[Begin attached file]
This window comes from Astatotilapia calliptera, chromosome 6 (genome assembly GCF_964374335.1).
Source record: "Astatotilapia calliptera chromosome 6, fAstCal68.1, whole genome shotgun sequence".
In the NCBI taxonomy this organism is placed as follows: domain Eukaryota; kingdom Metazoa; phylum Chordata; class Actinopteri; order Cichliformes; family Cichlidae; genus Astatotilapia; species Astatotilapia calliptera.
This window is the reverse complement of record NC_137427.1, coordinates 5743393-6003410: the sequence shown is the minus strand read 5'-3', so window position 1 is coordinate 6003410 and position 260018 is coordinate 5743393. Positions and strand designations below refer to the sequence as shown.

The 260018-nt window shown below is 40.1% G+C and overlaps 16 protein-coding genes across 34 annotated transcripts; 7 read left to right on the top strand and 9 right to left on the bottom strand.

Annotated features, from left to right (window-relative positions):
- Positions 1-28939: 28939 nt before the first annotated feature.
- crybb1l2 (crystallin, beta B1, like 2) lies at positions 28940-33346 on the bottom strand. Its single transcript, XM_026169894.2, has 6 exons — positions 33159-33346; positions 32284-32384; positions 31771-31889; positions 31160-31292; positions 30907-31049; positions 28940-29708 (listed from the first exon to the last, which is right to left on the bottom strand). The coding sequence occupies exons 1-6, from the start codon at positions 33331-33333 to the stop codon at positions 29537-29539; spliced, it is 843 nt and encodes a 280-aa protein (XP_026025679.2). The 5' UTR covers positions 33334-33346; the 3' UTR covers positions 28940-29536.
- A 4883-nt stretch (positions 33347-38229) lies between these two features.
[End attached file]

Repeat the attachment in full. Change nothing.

This window comes from Astatotilapia calliptera, chromosome 6 (genome assembly GCF_964374335.1).
Source record: "Astatotilapia calliptera chromosome 6, fAstCal68.1, whole genome shotgun sequence".
In the NCBI taxonomy this organism is placed as follows: domain Eukaryota; kingdom Metazoa; phylum Chordata; class Actinopteri; order Cichliformes; family Cichlidae; genus Astatotilapia; species Astatotilapia calliptera.
This window is the reverse complement of record NC_137427.1, coordinates 5743393-6003410: the sequence shown is the minus strand read 5'-3', so window position 1 is coordinate 6003410 and position 260018 is coordinate 5743393. Positions and strand designations below refer to the sequence as shown.

The 260018-nt window shown below is 40.1% G+C and overlaps 16 protein-coding genes across 34 annotated transcripts; 7 read left to right on the top strand and 9 right to left on the bottom strand.

Annotated features, from left to right (window-relative positions):
- Positions 1-28939: 28939 nt before the first annotated feature.
- crybb1l2 (crystallin, beta B1, like 2) lies at positions 28940-33346 on the bottom strand. Its single transcript, XM_026169894.2, has 6 exons — positions 33159-33346; positions 32284-32384; positions 31771-31889; positions 31160-31292; positions 30907-31049; positions 28940-29708 (listed from the first exon to the last, which is right to left on the bottom strand). The coding sequence occupies exons 1-6, from the start codon at positions 33331-33333 to the stop codon at positions 29537-29539; spliced, it is 843 nt and encodes a 280-aa protein (XP_026025679.2). The 5' UTR covers positions 33334-33346; the 3' UTR covers positions 28940-29536.
- A 4883-nt stretch (positions 33347-38229) lies between these two features.